At East West European Imports, we provide experience and dedication to providing auto repair assistance to clients in Fairfield, CA. For more than 45 years, the work has been up to date using cutting-edge vehicle diagnostic systems and high-tech equipment to fix our customers’ most common vehicle issues, such as vehicle coding and programming issues, battery issues and other electronics as well as other common issue like damaged ignition coils, faulty oxygen sensors, and conductor plate coupler.
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BMW ignition coils do go faulty from time to time. The ignition coils shown in figure 1 were from a 1999 BMW 323i. The vehicle came to us with a check engine MIL on. The technician noticed that there were ignition misfires present. Running module scan with our BMW GT1 diagnostic system confirmed the technician's thoughts. The GT1 revealed that the number 4 cylinder was misfiring.
The technician removed the number 4 ignition coil to inspect for any irregularities. The spark plug was properly torqued, but the ignition coil itself had signs of arcing, and the plastic housing was melted as well. See the red circles in figure 1. With this discovery, the technician decided to remove all of the ignition coils for inspection. Sure enough, all of the ignition coils were suffering from the same affliction.
This vehicle also had fault codes for oxygen sensors. The technician recommended to the customer that the four oxygen sensors, six ignition coils, six spark plugs, and the fuel filter be replaced. Also recommended was updating of the DME with the latest software version. The customer authorized the repairs. After the repairs were completed, engine performance was smooth and powerful, and no fault codes returned. Mercedes 722.6 transmissions are pretty durable mechanically. However, the Achilles heel of the 722.6 is the conductor plate coupler. See figure 2a, red circle, shown disconnected from the transmission.
The conductor plate coupler provides the connection to the wiring harness for the transmission control module. See figure 2b, black box.
The issue with the conductor plate coupler is that it is prone to leaking. The transmission fluid leaks into the coupler and creates electrical shorts. This situation can cause check engine MIL, irregular shifting, limp mode, or damage to the transmission control module.
In some cases, the transmission fluid can leak all the way up to the transmission control module through approximately three feet of wiring. See figure 2b, red circle, transmission fluid leakage.
As is the case with many European automobiles, Mercedes has very sensitive electronics. Electrical shorts or spikes can "zap" out a control module in no time. Even though fuses are in place to protect the electrical components, they don't always react quickly enough. It’s common to find a "zapped" out module and all fuses in perfect condition.
The BMW E46 3-series model uses two separate fuel tanks. The fuel system uses a jet system to transfer fuel from the left tank to the right tank. When fuel level irregularities come about, our BMW technician can access the amount of fuel in each tank via instrument cluster. See the red-circled area in Figure 3a. The first three digits (015) is the amount of fuel in liters in the left tank. The last three digits (327) is the amount of fuel in liters in the right tank. 1.5 liters plus 32.7 liters is equal to 34.2 liters. The fuel capacity for the E46 model is 63 liters, 34.2 liters is equal to slightly more than ½ the fuel capacity. Notice the fuel gauge in Figure 3a; the needle is slightly past the half mark, so this fuel gauge is reading accurately.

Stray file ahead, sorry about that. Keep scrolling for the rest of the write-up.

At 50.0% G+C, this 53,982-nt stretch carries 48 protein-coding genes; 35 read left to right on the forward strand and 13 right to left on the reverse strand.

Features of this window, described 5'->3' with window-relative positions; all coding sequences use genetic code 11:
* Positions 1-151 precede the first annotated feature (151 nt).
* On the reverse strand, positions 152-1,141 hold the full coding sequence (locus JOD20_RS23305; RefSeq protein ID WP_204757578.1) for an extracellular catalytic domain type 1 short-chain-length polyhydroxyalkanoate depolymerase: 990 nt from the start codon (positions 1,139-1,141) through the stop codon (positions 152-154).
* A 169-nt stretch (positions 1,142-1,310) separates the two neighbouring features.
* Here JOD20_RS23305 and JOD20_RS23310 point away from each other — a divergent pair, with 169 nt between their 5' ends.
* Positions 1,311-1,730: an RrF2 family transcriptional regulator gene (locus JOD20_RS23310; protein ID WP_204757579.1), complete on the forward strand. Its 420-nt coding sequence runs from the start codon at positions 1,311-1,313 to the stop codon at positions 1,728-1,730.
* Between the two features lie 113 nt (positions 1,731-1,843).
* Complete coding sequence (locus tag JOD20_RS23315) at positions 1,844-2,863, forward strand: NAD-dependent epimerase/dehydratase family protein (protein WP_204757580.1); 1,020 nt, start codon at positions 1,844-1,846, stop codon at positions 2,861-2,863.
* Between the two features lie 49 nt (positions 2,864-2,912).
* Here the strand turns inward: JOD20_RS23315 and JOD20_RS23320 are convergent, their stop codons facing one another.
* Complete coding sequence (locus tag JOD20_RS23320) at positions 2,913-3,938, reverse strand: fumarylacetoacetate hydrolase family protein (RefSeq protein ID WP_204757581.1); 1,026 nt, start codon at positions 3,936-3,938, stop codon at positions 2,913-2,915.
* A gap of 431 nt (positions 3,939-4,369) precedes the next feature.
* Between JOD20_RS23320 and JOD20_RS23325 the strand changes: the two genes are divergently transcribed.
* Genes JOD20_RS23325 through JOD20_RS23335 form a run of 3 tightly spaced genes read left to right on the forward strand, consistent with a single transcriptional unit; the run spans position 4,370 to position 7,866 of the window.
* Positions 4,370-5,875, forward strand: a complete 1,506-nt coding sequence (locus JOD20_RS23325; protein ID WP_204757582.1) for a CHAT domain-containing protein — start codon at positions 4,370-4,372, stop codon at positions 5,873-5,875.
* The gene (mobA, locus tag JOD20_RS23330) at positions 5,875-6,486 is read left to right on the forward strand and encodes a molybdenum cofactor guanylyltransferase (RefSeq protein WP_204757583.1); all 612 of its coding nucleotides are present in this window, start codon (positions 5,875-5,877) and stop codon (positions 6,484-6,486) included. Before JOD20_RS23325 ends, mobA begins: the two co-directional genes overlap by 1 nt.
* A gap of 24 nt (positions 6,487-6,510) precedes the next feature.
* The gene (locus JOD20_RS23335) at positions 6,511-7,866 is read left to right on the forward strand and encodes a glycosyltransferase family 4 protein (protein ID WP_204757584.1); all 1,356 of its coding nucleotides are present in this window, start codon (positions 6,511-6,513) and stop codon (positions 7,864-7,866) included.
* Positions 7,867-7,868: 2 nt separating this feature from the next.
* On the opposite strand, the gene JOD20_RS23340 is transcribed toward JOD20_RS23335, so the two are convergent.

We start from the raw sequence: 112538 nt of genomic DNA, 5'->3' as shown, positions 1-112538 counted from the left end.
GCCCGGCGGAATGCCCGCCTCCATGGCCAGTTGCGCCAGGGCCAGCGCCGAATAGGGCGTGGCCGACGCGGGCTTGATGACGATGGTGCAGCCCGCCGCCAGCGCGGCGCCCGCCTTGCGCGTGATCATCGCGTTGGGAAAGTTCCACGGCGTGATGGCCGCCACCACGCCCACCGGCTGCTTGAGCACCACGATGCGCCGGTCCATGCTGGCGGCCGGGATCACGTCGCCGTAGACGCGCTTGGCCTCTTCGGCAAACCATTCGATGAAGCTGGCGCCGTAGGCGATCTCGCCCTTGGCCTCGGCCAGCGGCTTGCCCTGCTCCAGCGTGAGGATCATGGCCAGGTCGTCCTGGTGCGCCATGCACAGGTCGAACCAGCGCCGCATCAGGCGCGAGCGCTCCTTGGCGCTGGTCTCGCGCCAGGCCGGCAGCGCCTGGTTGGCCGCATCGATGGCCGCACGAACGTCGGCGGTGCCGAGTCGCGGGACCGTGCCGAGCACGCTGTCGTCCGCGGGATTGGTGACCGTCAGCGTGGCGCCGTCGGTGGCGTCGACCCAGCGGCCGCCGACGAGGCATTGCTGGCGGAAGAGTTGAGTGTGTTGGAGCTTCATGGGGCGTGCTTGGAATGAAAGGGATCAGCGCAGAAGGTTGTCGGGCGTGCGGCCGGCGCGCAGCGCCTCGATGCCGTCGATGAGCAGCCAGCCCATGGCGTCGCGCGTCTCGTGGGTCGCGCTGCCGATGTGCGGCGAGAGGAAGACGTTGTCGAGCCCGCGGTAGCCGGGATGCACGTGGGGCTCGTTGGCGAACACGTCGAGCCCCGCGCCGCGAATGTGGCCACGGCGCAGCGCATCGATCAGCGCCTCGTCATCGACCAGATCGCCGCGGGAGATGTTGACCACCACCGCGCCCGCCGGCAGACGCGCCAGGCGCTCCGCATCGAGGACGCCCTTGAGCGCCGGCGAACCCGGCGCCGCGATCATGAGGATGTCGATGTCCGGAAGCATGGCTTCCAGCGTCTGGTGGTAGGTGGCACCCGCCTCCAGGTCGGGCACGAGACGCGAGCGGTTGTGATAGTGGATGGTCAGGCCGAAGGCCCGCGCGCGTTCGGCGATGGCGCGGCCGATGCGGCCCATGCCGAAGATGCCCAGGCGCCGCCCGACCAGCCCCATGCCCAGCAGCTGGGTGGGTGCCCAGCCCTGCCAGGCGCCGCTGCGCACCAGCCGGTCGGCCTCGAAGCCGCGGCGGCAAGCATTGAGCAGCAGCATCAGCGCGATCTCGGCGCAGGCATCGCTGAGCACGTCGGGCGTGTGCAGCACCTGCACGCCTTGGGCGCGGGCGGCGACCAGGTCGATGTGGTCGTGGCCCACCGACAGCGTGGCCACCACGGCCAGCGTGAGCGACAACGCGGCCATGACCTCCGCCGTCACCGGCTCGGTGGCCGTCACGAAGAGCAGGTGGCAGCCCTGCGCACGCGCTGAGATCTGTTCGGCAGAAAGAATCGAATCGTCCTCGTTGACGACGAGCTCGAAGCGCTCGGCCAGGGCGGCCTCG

Mercedes motor mounts are filled with very thick oil. The oil dampens the vibrations from the engine. Over time, the rubber bladder containing the oil can stretch or crack, allowing the oil to spread out or leak. The result is a "sunken" motor mount. See the red height reference lines in Figure 4a. The motor mount on the right is an old sunken mount, and the one on the right is a new updated style motor mount (both mounts are for the same vehicle).
Sunken motor mounts cause the engine to sink in the engine bay. This situation changes the geometry of the driveline. The result is added strain on the transmission, engine wiring harness, and hoses. Also, vibrations from the engine transmit into the chassis, which can fatigue and loosen fasteners. There are two separate air filter designs for the BMW E39 and E46 chassis 6 cylinder engines. Figure 5a displays the two different designs. The air filter on the left is a "light duty" filter. The air filter on the right is a "heavy duty" filter with a layer of black foam attached to the underside.
To avoid potential MIL (Malfunction Indicator Lamp) warnings, I prefer to install the heavy duty filters on the 6 cylinder E39 and E46 chassis vehicles.
Under certain circumstances, the light duty filter can have a negative effect on the air/fuel mixture. The mass air flow sensor can compensate for the less restrictive filter, but this shifts the calibration closer to the limits of its operation parameters, making it easier for MIL warnings to pop up on the instrument cluster.
The air filter in Figure 6a is an air filter from a 1995 Porsche 993/911. The filter was not replaced for quite some time, resulting in an extremely restricted filter. In fact, this filter was partially "sucked" into the air box by the choking engine!
The air filter on the right is the same filter (albeit new). Notice the white base flanges compared to the distorted flanges on the old filter.
I recommend replacement of engine air filter(s) on all automobiles at no more than 30,000-mile intervals (or cleaning and oiling if it’s a K&N filter).
Dirty air filters rob your engine of performance and fuel economy, so keep track of the condition of your air filters.